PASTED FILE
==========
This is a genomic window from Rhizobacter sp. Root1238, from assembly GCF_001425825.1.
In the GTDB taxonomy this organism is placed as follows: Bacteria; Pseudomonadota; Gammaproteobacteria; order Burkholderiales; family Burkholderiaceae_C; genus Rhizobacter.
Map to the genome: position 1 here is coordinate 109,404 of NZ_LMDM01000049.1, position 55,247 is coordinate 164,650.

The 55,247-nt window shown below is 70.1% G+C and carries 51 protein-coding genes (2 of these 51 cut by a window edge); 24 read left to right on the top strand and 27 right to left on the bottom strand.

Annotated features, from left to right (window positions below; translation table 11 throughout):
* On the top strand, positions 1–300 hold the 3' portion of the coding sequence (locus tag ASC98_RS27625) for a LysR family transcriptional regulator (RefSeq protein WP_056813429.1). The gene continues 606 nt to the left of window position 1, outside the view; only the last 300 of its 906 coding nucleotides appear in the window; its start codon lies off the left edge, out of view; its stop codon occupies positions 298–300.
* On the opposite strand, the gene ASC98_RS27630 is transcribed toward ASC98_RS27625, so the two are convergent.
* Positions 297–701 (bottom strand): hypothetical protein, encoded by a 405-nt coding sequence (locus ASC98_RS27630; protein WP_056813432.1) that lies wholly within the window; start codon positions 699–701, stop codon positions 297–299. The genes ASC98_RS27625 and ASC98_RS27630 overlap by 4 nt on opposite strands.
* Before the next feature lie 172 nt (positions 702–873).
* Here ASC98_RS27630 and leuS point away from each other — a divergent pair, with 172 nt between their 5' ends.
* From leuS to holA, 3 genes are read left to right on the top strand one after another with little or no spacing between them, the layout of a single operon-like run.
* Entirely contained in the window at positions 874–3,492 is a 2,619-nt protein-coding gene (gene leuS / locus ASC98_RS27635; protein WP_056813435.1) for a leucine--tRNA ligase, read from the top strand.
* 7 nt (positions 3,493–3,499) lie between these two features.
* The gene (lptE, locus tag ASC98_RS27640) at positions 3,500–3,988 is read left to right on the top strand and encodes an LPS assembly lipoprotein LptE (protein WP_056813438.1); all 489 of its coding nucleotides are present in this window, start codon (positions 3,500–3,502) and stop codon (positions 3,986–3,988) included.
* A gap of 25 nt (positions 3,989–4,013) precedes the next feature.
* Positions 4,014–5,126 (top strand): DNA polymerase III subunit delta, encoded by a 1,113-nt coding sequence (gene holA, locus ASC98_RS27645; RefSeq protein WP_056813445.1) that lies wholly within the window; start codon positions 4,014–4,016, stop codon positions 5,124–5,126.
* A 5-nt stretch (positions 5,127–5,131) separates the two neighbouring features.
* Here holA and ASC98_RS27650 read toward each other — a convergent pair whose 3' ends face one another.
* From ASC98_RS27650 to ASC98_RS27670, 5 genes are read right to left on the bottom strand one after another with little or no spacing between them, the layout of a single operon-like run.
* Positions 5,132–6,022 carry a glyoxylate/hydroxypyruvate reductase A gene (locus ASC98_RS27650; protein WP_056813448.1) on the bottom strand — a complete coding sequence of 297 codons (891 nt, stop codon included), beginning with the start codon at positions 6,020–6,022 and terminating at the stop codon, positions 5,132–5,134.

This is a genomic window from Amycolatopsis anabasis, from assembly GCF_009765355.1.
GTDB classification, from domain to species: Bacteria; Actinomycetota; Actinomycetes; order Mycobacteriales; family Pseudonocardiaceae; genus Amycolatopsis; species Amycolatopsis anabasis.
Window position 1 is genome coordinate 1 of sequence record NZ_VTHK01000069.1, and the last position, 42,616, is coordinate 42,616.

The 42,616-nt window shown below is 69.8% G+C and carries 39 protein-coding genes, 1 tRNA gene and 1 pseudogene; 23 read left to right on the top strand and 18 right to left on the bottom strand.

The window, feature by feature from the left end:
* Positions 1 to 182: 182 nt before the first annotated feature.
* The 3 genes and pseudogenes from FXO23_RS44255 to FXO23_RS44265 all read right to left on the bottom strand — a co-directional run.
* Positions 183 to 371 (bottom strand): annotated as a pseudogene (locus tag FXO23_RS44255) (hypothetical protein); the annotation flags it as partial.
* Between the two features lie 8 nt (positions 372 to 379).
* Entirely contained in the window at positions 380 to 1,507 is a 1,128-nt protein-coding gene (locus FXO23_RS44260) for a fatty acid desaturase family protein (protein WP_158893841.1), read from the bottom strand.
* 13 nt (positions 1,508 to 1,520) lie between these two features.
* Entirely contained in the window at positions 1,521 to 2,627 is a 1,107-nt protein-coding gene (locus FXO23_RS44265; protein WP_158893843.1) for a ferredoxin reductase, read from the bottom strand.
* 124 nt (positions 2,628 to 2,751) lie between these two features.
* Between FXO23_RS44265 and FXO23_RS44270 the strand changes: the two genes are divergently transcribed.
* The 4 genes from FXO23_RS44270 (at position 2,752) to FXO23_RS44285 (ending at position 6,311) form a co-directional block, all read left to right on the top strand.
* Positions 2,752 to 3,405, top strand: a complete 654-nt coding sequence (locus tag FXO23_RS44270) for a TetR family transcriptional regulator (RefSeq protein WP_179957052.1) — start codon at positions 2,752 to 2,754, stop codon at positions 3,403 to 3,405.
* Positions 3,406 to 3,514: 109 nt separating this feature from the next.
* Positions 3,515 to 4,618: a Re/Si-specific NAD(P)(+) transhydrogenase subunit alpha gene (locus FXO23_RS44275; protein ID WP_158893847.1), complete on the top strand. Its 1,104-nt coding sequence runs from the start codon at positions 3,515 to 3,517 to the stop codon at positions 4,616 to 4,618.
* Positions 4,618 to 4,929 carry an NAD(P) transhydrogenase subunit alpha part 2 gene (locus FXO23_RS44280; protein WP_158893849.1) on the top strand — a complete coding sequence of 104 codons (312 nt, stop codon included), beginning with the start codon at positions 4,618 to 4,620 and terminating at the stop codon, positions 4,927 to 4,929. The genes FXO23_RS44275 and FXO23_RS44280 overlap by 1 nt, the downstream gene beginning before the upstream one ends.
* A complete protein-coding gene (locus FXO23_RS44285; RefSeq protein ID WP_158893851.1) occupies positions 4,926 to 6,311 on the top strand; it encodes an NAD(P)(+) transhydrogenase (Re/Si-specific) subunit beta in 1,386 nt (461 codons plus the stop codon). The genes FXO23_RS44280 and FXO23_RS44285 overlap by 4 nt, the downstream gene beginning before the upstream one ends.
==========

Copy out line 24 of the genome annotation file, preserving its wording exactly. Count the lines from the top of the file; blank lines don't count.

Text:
The 42,616-nt window shown below is 69.8% G+C and carries 39 protein-coding genes, 1 tRNA gene and 1 pseudogene; 23 read left to right on the top strand and 18 right to left on the bottom strand.